Guest Post by Melissa Madian, Founder at TMM Enablement Services @MelissaMadian
Sales Enablement. It’s a role that is both confusing and so hot right now.
If you are in Marketing, your definition of Sales Enablement may sound something like the ability to provide Sales with the content they need, when they need it. Sales enablement software platforms have generated a lot of buzz around this definition of Sales Enablement, understandably so since they are trying to create a market in which to sell things; but content is only a small portion of what Sales Enablement is all about.
If you are in Sales, perhaps your definition of Sales Enablement is training. Train the sales team, run new hire bootcamps, make sure they are consuming their learning packages and get their managers involved if they are not taking their training. Except learning materials are also a small portion of what Sales Enablement is all about.
At its true core, Sales Enablement is about providing the revenue-generating functions of an organization with the process, tools and training they need to create and develop customers, with the intent of building customers for life. It is in practice focused on Sales’ ability to acquire new customers, although I’d maintain that Enablement on the Customer Success side is equally important, as keeping and growing current customers is critical to the longevity of an organization.
The content and training in Sales Enablement should encompass three major categories:
- Knowledge – What is “on the truck” for me to sell as a salesperson.
- Skills – What skills do I need to be successful as a salesperson at this company.
- Behaviours – The process by which I drive my opportunities to close, and the tools I use to facilitate that process.
These three categories cross multiple departments and that is where a Sales Enablement function can really provide value; by being that connective tissue between departments to help develop, consolidate, and deliver the materials, training and processes that Sales needs to be successful.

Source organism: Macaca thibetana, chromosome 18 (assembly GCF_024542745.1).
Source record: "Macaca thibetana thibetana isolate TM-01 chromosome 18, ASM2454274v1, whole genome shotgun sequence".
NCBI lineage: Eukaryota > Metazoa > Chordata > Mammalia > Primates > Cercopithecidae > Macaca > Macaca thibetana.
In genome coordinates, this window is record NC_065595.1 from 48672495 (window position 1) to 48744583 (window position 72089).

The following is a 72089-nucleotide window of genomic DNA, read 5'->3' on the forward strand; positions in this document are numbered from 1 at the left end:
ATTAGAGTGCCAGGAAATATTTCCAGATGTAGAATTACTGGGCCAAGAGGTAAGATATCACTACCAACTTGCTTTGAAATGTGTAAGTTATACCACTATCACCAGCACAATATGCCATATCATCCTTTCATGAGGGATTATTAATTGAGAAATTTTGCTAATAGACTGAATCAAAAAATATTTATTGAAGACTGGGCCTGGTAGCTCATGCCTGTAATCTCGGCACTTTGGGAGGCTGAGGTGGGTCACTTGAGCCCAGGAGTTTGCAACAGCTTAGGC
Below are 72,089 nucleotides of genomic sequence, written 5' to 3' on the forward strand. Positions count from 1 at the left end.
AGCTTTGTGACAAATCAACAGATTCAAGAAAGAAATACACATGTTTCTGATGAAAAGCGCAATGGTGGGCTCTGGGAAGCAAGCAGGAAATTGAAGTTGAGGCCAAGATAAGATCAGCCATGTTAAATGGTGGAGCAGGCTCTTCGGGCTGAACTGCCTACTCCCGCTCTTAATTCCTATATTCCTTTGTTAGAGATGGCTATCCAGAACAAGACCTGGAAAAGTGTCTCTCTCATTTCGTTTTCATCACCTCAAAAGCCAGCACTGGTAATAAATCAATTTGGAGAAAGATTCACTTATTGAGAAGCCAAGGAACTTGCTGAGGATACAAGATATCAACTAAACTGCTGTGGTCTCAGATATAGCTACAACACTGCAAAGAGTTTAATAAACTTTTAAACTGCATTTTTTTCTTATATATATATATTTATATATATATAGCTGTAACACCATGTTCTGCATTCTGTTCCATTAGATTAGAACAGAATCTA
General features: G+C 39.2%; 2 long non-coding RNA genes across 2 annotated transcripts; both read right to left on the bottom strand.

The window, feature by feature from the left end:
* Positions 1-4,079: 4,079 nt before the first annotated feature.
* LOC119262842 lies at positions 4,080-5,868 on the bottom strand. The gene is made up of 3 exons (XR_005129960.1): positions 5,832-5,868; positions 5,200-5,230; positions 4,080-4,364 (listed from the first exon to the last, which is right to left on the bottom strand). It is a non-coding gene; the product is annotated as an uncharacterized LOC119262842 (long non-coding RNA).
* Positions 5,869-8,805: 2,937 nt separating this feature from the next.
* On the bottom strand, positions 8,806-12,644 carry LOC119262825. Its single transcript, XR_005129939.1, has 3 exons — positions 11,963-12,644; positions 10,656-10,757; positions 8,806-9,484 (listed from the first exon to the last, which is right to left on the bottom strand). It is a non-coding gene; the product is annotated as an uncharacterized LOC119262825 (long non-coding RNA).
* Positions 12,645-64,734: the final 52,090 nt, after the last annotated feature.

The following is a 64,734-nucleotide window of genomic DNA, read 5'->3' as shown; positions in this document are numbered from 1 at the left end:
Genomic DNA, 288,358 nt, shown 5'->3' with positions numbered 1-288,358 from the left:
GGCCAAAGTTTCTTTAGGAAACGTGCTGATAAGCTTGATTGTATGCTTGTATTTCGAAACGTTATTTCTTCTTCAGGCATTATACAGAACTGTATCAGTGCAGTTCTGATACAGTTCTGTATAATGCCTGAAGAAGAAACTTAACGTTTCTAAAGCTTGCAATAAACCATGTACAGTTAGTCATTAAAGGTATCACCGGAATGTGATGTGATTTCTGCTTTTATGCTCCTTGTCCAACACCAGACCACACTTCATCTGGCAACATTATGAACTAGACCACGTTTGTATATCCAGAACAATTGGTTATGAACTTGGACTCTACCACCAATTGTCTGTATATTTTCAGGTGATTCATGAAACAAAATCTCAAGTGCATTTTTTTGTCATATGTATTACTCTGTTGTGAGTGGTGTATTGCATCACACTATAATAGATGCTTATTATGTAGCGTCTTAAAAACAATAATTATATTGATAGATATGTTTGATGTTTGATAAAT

Imagine your Sales team are all in a fabulous night club with your prospects and customers. In front of that club is the Sales Enablement function, acting as the bouncers. Any department trying to get into the club to give something to Sales – content, training, knowledge, tools, a new process – must go through the Sales Enablement bouncer who determines whether the information is something Sales can use at that moment in the club. If not, the department needs to get in line behind everyone else trying to get in.
Which means that Sales Enablement should sit under the Sales department, as the gatekeeper to all things for Sales.
Having the function sit under Marketing is not a bad thing; it’s just not the most effective place for Sales Enablement to live and thrive. Remember that the customer for Sales Enablement is the Sales team. If the function sits in Sales, then Enablement is viewed as an extension of the Sales team – Enablement has direct access to what Sales needs, and why they need it, and can translate that back to the departments who provide content, training or support.
Plus, there is a credibility play here. Sorry Marketing, but a Sales Enablement department’s street cred goes WAY up if they sit under Sales. If Enablement sits in Marketing, the function will only ever be viewed as a Marketing resource responsible for content and product information.
The key thing to determine in your organization is to what metric are you holding your Sales Enablement function accountable? If the answer is external content consumption and distribution, with a splash of training, then you probably have a Marketing-centric view of Enablement. Instead, consider holding Sales Enablement accountable to metrics that matter in Sales – effects on pipeline growth, deal velocity, deal size – these metrics force a Sales-centric view of Enablement, designed to encourage the creation, retention and growth of customers.
About Melissa T. Madian: @MelissaMadian
Winner 20 Women Leaders to Watch in Business in 2018.
Ranked 10th of the 35+ Most Influential Women Leading B2B Marketing Technology.
Melissa has spent the past 20 years in sales, customer experience, and developing corporate frameworks to make sales and customer success teams more effective. She was one of the first people to pioneer the “sales enablement” role within an enterprise corporate structure, and loves seeing teams grow personally and professionally by leveraging training and coaching.